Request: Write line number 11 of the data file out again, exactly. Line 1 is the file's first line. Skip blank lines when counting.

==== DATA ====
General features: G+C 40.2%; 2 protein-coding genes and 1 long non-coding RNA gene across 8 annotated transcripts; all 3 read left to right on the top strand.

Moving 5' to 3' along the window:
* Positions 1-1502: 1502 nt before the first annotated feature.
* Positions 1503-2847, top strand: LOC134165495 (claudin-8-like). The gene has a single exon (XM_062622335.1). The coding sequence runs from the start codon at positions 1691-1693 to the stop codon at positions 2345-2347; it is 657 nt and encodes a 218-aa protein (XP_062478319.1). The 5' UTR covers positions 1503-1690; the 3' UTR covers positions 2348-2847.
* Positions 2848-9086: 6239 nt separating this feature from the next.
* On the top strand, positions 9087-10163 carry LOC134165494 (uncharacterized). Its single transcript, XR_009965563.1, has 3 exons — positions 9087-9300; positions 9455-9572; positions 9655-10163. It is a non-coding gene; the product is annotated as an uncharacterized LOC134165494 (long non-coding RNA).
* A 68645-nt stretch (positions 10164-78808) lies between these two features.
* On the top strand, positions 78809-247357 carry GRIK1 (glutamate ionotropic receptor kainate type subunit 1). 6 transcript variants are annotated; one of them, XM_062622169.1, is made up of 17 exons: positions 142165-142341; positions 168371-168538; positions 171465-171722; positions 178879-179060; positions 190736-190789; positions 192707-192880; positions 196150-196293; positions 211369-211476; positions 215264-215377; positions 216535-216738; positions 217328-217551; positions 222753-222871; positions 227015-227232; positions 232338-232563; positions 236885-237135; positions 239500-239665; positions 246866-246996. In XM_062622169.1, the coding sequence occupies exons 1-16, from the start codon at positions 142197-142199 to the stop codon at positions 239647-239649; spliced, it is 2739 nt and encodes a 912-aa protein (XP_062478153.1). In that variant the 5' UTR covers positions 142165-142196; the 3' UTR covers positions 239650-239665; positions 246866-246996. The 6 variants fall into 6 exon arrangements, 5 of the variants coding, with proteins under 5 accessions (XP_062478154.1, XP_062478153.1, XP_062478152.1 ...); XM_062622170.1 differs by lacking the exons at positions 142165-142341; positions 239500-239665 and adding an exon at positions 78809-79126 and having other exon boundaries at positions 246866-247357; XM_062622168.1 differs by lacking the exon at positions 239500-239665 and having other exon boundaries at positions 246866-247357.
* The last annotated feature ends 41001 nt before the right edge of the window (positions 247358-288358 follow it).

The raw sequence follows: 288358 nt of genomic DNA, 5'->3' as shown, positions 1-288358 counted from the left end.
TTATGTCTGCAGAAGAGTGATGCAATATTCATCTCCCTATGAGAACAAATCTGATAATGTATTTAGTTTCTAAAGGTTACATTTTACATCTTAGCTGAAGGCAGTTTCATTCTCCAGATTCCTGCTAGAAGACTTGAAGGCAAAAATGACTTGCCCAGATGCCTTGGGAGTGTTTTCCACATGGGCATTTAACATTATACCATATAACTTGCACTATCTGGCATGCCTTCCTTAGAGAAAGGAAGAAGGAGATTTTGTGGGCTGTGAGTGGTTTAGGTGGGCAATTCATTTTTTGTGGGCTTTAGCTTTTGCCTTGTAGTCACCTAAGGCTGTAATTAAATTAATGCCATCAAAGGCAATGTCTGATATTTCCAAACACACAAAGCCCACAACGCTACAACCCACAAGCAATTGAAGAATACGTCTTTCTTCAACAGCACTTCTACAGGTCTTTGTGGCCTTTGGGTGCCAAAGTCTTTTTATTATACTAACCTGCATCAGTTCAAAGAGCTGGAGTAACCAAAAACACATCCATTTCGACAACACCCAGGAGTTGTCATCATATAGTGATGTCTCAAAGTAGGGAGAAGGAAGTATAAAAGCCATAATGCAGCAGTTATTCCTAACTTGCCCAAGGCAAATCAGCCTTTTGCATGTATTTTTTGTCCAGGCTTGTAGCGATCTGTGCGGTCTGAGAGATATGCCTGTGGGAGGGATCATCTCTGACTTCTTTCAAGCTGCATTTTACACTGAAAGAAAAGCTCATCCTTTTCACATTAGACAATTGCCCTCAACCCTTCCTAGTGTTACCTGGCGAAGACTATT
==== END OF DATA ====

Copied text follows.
TTATGTCTGCAGAAGAGTGATGCAATATTCATCTCCCTATGAGAACAAATCTGATAATGTATTTAGTTTCTAAAGGTTACATTTTACATCTTAGCTGAAGGCAGTTTCATTCTCCAGATTCCTGCTAGAAGACTTGAAGGCAAAAATGACTTGCCCAGATGCCTTGGGAGTGTTTTCCACATGGGCATTTAACATTATACCATATAACTTGCACTATCTGGCATGCCTTCCTTAGAGAAAGGAAGAAGGAGATTTTGTGGGCTGTGAGTGGTTTAGGTGGGCAATTCATTTTTTGTGGGCTTTAGCTTTTGCCTTGTAGTCACCTAAGGCTGTAATTAAATTAATGCCATCAAAGGCAATGTCTGATATTTCCAAACACACAAAGCCCACAACGCTACAACCCACAAGCAATTGAAGAATACGTCTTTCTTCAACAGCACTTCTACAGGTCTTTGTGGCCTTTGGGTGCCAAAGTCTTTTTATTATACTAACCTGCATCAGTTCAAAGAGCTGGAGTAACCAAAAACACATCCATTTCGACAACACCCAGGAGTTGTCATCATATAGTGATGTCTCAAAGTAGGGAGAAGGAAGTATAAAAGCCATAATGCAGCAGTTATTCCTAACTTGCCCAAGGCAAATCAGCCTTTTGCATGTATTTTTTGTCCAGGCTTGTAGCGATCTGTGCGGTCTGAGAGATATGCCTGTGGGAGGGATCATCTCTGACTTCTTTCAAGCTGCATTTTACACTGAAAGAAAAGCTCATCCTTTTCACATTAGACAATTGCCCTCAACCCTTCCTAGTGTTACCTGGCGAAGACTATT